Federal Grant Provides Domestic Abuse Protection for Cleveland Deaf Community

Speaking through an interpreter for the deaf, Dawn Marie Fucile recalled the horrors of her three-year abusive relationship. Her ex-boyfriend, who is also deaf, pushed her down, hit her, and threw her at their coffee table. It’s only by sheer luck that she missed it “by an inch,” she says.

Unfortunately, the reality of domestic abuse within the deaf community is that it’s startlingly common. A recent study from the Rochester Institute of Technology showed that individuals in the deaf community are 1.5 times more likely than hearing individuals to become victims of relationship violence.

The eight-year study surveyed college students at RIT, home to the National Technical Institute for the Deaf. The study was one of the first to examine the relationship between relationship violence and the deaf community. Relationship violence includes physical and psychological abuse within domestic relationships, as well as sexual harassment and sexual assault.

Partner violence is already an overwhelming problem in the United States. Every year, approximately 4.8 million women experience physical violence by an intimate partner. However, not only are women in the deaf community more likely to suffer physical abuse, they also have a more difficult time reporting their assaults.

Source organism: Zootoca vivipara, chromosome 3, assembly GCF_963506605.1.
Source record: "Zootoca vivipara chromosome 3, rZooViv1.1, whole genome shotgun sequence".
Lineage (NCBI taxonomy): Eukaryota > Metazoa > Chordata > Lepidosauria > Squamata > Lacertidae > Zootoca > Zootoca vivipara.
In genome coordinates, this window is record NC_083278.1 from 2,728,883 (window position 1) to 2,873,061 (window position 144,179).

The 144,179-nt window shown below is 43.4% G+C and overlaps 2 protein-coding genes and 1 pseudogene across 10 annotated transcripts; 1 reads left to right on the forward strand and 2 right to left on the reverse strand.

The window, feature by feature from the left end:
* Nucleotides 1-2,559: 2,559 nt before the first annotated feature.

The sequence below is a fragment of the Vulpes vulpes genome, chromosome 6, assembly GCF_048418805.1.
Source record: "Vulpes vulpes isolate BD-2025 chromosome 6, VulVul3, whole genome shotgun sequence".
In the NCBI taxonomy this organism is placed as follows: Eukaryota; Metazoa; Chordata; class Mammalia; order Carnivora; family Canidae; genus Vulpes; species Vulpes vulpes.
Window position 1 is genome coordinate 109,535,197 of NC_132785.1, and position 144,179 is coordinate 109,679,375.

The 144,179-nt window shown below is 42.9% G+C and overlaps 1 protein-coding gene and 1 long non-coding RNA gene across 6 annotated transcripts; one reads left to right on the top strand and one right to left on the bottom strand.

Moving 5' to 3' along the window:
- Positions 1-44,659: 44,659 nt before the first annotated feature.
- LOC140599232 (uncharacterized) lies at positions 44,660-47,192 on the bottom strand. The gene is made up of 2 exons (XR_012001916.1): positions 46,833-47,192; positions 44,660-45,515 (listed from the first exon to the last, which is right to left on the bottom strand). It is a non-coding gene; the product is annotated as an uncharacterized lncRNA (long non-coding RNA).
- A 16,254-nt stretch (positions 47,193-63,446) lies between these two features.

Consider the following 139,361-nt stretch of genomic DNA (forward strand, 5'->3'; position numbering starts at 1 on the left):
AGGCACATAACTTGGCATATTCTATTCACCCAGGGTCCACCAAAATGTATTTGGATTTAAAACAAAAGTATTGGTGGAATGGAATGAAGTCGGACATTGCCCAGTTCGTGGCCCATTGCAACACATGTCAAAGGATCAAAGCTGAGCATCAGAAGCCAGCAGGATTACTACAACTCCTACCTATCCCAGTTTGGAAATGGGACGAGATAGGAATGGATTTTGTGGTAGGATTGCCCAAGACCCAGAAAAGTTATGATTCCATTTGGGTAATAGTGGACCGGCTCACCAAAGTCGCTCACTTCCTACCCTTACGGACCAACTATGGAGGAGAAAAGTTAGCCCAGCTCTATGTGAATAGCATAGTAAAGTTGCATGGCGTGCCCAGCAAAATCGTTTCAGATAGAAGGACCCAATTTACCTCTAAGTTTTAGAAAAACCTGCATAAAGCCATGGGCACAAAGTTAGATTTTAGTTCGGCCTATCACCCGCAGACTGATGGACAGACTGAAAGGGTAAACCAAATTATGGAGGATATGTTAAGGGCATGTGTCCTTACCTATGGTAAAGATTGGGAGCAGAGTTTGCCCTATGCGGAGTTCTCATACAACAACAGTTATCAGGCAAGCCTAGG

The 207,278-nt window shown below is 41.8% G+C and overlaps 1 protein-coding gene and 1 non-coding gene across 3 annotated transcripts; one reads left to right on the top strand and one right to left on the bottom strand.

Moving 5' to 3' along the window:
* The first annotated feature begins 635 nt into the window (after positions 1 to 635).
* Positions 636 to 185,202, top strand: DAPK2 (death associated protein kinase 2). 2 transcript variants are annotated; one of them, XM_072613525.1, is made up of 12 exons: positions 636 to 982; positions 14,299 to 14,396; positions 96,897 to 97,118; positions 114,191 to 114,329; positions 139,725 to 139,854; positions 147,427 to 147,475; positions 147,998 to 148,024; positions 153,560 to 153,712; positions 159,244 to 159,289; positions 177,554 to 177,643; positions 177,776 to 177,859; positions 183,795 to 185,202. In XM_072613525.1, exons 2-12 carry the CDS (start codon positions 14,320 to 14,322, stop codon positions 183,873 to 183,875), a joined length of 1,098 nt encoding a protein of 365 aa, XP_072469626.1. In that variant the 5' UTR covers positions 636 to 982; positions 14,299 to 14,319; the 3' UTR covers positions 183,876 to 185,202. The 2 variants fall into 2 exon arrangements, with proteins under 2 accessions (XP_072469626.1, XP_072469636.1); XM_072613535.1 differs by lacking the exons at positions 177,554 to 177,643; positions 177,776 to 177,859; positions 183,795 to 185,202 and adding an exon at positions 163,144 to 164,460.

According to the CEO of Cleveland’s Domestic Violence & Child Advocacy Center, the fact that deaf and hard of hearing victims lack easy access to education or communication services presents a big problem. Once Dawn Marie Fucile finally gathered the courage to contact police after her boyfriend assaulted her, she became frustrated with police who assumed she couldn’t understand them or communicate at all.

Fortunately, a recent federal grant has supplied the Cleveland Police Department and the domestic violence center with iPads that can remotely connect with interpreters for the deaf and hard of hearing. Officers can now bring these iPads with them on calls, which is particularly helpful given Cleveland’s tight-knit deaf community. In addition, police officers in Parma, Ohio have implemented a text messaging service to communicate with deaf individuals. Both Parma and Cleveland police utilize live interpreters for in-depth interviews.

Although Fucile’s ex-boyfriend has since been tried and convicted, police departments across the nation still have a long way to go in order to provide reporting services specifically for deaf individuals. Fucile says the use of technology is “a step in the right direction,” and urges domestic violence victims to be unafraid to ask for help. One can only hope that there will be a nation-wide push for police squads across the country to use similar technologies in order to protect the particularly vulnerable people in the deaf community.

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